After the introductory chapter follow seven sections under headings Fundamental Science, The Role of Technology, The Wider Research and Work Environment, The Scientist's Inner Self, Communication of Science, Science and Society and Fundamentals Revisited. Each of these sections covers concise points which are further elaborated in sub-section chapters to address selected points and attempt to provide (some) answers thereto.
Under the first four sections (Fundamental Science to The Scientist's Inner Self) are presented some 15 answers under headings Because…., followed by two questions under Communication of Science, and another two `Because' answers and an examination of the Importance of the `Whys of a Scientific Life' related to Science and Society. Two final questions under Fundamentals Revisited are presented in Chapters 22 and 23. The book concludes with a brief Appendix, followed by the usual alphabetical keyword Index.
Many readers can probably add more and different sub-headings of specific interest to their experiences and environment, and challenges which make the choices within a scientific life somewhat harder. In particular, those more isolated young scientists in remote locations and in more underdeveloped countries, compared with students at the world's best, well equipped and well known universities/research laboratories, will surely have different perspectives and importance attached to many of the points made. Maybe the title could have omitted `The' and only been Whys of a Scientific Life, since as is it implies all the `Whys' have been covered.
Nevertheless, since these many points are indeed made, it provides stepping-stone arguments to be further considered and explored. Apart from providing the reader with concise answers to the questions posed, it is also well illustrated by many appropriate and seminal examples from the literature, fitting to the stepwise points made.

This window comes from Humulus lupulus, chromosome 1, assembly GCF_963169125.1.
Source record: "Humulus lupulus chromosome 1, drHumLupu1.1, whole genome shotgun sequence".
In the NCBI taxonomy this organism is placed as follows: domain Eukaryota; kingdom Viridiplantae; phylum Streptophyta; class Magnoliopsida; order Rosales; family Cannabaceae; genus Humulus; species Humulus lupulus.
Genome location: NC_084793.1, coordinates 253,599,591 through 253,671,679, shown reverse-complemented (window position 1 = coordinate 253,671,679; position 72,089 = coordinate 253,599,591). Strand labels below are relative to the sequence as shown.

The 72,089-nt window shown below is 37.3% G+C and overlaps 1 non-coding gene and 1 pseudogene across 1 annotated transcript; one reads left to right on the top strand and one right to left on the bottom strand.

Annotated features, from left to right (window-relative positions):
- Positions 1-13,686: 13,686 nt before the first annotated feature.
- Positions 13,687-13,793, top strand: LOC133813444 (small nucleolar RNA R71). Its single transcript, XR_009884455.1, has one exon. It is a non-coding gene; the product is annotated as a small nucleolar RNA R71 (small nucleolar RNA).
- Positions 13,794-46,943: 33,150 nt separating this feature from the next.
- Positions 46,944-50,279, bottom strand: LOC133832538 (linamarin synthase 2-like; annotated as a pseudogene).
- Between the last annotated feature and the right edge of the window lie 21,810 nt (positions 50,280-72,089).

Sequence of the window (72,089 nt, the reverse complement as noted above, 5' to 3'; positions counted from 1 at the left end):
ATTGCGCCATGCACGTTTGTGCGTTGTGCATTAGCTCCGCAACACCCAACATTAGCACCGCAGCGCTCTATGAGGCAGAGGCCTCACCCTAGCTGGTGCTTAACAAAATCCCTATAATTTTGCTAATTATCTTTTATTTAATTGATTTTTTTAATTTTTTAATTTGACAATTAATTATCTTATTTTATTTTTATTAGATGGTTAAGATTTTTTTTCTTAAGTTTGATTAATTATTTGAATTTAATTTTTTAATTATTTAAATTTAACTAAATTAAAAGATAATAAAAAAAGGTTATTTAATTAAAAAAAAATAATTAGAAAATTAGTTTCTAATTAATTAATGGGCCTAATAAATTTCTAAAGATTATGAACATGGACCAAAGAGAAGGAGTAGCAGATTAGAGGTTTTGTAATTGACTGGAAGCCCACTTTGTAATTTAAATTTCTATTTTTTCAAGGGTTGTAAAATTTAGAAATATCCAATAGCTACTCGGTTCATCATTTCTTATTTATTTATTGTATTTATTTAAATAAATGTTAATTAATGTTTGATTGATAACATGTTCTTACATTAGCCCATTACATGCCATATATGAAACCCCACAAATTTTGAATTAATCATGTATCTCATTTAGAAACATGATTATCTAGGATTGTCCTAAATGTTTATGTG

Thus, to readers who are passionate about their research, this book provides a very appropriate perspective and a systematic approach to many relevant questions, directly related to the conscious choice of pursuing a scientific life. It was a pleasure to read and provides clear answers to many a `Why' associated with scientific research across disciplines.
The author in my view provides a well thought-through `rough guide' to be considered by many a scientist. It should be shared with colleagues, students, and even people in the street, general society, management entities, and decision makers of higher academic institutions and in government: specifically, with those who so often query with variable modes and emphasis `Why is scientific research (really) necessary?'
Fang, F. C. & Casadevall, A. (2011). Infect. Immun. 79, 1401–1404. Web of Science CrossRef CAS PubMed Google Scholar
Mensah, P., Katerere, D., Hachigonta, S. & Roodt, A. (2018). Editors. Systems Analysis Approach for Complex Global Challenges. Heidelberg: Springer. Google Scholar
© International Union of Crystallography. Prior permission is not required to reproduce short quotations, tables and figures from this article, provided the original authors and source are cited. For more information, click here.